Technology

How to download your Twitter archive

Are you ready to leave?

FILE -- Twitter's headquarters in San Francisco, Nov. 4, 2022. Mass resignations at Twitter have prompted concerns about the future of the social media site. (Jim Wilson/The New York Times)


After a mass exodus of “critical” workers at Twitter, raising fears that the site might not continue to operate reliably, some users might be thinking it’s a good time to preserve years of tweets and other data.

Twitter provides a method to download your data that is, in theory, not difficult. It depends on the service functioning, and as of Friday, there were already visible cracks in the infrastructure.

But if all goes well, here’s how you can download your data from Twitter, including your tweets, attached photos and videos, direct messages, likes, lists and Moments.

On a Desktop

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While logged into your account, click “More” in the left column. Then select “Settings and Support,” then “Settings and privacy.”

Under “Your account,” select “Download an archive of your data.”

You will have to input your Twitter password, and it will then email or text you a verification code that also needs to be entered. As of Friday, there were widespread reports of the text option not working, but the email option appeared to work.

After submitting your password and the verification code, hit the big, blue button that says “Request archive.”

Once you’ve requested your data, it’s time to sit back and hope. Twitter says “it can take 24 hours or longer for your data to be ready,” but that’s in the best of times. Good luck.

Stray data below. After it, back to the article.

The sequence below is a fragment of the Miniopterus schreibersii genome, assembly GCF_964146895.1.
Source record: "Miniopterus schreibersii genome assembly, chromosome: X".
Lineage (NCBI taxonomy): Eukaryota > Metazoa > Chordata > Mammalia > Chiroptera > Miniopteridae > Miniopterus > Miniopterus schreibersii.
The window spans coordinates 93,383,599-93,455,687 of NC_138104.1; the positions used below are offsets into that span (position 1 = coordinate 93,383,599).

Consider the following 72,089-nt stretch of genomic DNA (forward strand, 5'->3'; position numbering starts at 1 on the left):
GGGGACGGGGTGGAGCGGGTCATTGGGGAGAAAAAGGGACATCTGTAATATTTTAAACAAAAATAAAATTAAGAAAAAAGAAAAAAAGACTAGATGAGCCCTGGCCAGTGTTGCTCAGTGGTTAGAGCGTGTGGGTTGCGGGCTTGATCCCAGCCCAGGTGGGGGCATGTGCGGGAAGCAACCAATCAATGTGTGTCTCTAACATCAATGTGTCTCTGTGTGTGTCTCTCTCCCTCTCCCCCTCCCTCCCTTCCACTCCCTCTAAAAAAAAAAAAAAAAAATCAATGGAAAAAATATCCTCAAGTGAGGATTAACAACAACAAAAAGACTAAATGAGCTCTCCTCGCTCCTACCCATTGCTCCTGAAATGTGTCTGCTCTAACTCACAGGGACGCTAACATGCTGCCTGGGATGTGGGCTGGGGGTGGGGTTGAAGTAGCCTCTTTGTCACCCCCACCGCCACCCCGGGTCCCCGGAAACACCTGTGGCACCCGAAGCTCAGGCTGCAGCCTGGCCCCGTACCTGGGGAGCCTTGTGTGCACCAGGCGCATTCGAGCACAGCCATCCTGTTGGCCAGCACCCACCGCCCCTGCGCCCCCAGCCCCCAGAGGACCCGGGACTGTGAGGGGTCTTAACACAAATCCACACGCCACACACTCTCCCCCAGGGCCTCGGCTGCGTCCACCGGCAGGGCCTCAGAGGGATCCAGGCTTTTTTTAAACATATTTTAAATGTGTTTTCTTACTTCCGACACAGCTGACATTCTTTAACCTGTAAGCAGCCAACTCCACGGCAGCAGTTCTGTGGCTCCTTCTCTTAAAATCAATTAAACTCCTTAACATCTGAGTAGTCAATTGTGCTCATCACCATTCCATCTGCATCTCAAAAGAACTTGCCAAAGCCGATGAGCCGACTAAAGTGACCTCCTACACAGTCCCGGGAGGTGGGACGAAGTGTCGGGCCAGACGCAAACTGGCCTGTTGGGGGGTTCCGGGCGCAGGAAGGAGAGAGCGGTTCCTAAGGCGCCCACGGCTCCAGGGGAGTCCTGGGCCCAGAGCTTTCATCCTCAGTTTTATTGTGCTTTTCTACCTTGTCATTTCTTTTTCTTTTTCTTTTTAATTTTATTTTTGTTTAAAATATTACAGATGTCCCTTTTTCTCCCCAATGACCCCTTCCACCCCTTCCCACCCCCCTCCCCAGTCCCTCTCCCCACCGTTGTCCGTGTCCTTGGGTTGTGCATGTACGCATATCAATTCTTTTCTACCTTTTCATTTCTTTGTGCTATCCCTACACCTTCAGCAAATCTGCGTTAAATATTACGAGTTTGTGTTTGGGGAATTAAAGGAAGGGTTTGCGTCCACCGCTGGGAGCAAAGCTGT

On iOS and Android

Tap on your profile photo in the top-left corner, scroll down to “Settings and Support,” and then select “Settings and privacy.” Tap on “Your account,” then “Download an archive of your data.” You will be asked to sign into Twitter. Then follow the steps from above.

Once You Have Your Data

When your archive is ready — if it becomes ready — you’ll get a notification from Twitter, allowing you to download a file to explore. Some may need their data for professional purposes, while others may reminisce fondly on their greatest hits, looking at it about as often as they look at their high school yearbooks.

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The archive will include an .html file that you’ll be able to open in your web browser, making it easier to page through the data without any technical know-how, according to The Verge. It includes a search box to find old tweets and filters that can help narrow down the search.

This article originally appeared in The New York Times.

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